Question On Turkey (Moved to new thread)

Discussion in 'Poultry' started by victorff, Nov 17, 2007.

  1. victorff

    victorff Newbie

    New guy here,
    Sorry for the thread jack, I need advice. I have an offset smoker, I want to smoke a turkey for Thankgiving. I have practiced on two other turkeys with not very good results. Turkey #1 I injected the bird with some store bought brine with nothing on the skin. The meat tasted ok but the skin was almost leather like. Bird #2 I didn't inject but for the skin I mixed up some Olive Oil and seasoning. The result was about the same the meat was just ok and the skin was leather like. Any advice would be greatly appreciated.
     
  2. glued2it

    glued2it Master of the Pit

    Bump the temp to 300°-350° to get crispier skin.
     
  3. bigarm's smokin

    bigarm's smokin Master of the Pit OTBS Member

    I agree, as Debi says, you don't want low and slow for birds. [​IMG]
     
  4. victorff

    victorff Newbie

    Why have i read on so many sites low and slow. Does submerging the bird give a better result?
     
  5. ron50

    ron50 Master of the Pit OTBS Member SMF Premier Member

    NY
    Low and slow is a great cooking technique for meats that are tough or have a lot of internal fat. The fat renders out, basting the meat and softening the tough cuts and making them tender.

    Poultry is neither tough, nor has a lot of internal fat. That is why some people feel there is no benefit to going low and slow. The downside of low and slow for poultry is that it leaves the skin rubbery. A remedy for this is too cook it at a higher temperature like 300 - 325 or some people rub mayo on the skin which also yields crispy skin.
     
  6. victorff

    victorff Newbie

    what are you thoughts on letting the bird marinade overnight in brine?
     
  7. ron50

    ron50 Master of the Pit OTBS Member SMF Premier Member

    NY
    Brining overnight (or longer) is a great idea. It adds a tremendous amount of moisture to the meat.

    Most people like it but some do not as they feel it makes the meat too salty or too much like ham. Personally I don't think it makes the meat salty or too hamlike, but that's my opinion. The longer you leave it in the brine, the "hammier" it can taste. Overnight for a turkey breast or 24-48 hours for a whole bird is common.
     
  8. victorff

    victorff Newbie

    I used apple wood chunks for the smoke. From what i have read the fruit woods are the better choice. Do you agree with that? Again, thank you for all the advice. This forum has been a big help
     
  9. glued2it

    glued2it Master of the Pit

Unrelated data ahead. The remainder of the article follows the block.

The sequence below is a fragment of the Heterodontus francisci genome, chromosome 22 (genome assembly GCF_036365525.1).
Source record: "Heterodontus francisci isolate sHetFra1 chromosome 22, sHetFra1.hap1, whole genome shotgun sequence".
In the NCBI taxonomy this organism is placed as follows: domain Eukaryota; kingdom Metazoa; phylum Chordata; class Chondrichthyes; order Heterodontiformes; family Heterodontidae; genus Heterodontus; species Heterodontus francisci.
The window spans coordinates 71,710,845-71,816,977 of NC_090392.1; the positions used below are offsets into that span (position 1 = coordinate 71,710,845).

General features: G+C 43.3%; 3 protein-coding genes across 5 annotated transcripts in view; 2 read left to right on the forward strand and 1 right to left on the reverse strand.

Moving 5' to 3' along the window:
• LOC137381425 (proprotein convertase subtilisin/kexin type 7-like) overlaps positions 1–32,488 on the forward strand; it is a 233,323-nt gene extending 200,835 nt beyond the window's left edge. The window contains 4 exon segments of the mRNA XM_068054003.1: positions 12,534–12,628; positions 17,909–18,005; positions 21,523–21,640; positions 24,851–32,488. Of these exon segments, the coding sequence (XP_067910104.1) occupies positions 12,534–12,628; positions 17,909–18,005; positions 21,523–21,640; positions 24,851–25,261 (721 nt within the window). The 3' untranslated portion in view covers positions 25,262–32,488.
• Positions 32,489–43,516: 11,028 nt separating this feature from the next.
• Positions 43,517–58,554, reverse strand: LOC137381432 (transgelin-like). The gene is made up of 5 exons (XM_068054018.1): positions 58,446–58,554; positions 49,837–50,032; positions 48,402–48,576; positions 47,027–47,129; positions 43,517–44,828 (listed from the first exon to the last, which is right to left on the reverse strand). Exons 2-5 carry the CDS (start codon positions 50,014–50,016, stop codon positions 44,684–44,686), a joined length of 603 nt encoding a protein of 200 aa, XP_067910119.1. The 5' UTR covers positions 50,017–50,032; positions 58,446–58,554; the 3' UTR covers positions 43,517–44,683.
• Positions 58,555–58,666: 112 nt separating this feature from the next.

As far as poultry in general:
    for pieces I recommend 4-10hrs
    For whole birds I recommend 10-24hrs.

    Low and slow is not recommended for poultry!

    As Ron mentioned long brine times tend to obtain a hammy flavor.
    If you haven't tried brining, Maybe you should try the shorter time. From there you can +/- to the time as per your liking. Be sure to rinse completely to remove any excess salt, to prevent the salty taste.

    I do wings @ 4hrs
    legs and breast @ 8hrs
    whole birds @12-16hrs(depending on size)

    I hope this helps!
     
  10. ron50

    ron50 Master of the Pit OTBS Member SMF Premier Member

    NY
    There is no "better choice" it is what tastes better to you and your family.

    Fruit woods are usually used on putry as they impart a milder smoke flavor then woods like oak, hickory etc.

    Apple and cherry seem to be the most common for poultry.

    Orange wood is my new favorite for poultry. Great flavor and beautiful color to the bird.
     
  11. victorff

    victorff Newbie

    At 300-350 what cooking time can I expect for 14lb bird?
     
  12. ron50

    ron50 Master of the Pit OTBS Member SMF Premier Member

    NY
    Rule of thumb about 20 minutes a pound but go by temperature of the meat not time. Need to cook to an internal of at least 165 deep in the breast.
     
  13. I generally find a basic brine should only enhance the flavor, but if my turkey is over 12 lbs. I will put some curing salt for safety sake in there and that indeed will make it taste kinda hammy (specially the thigh meat). But that ain’t all together a bad thing!
     
  14. deejaydebi

    deejaydebi Smoking Guru

    Wow they sell brine in stores? I didn't know that. They sell everything today eh? I need to look around more! [​IMG]

    Anywho .... it will take about 3.5 to 4.5 hours for a 14 lbs bird.

    Here's an illustration on how I do it and a basic brine I used often:

    http://www.deejayssmokepit.net/Poultry.htm

    A little hint: if you like certain spices on poultry when baking use it while smoking - it just a different kind of oven and the smoke enhances the flavor IMHO.


    Carl - so good to see you! I've missed you it's hon been a few months I think. Good point on the curing salt!
     

Share This Page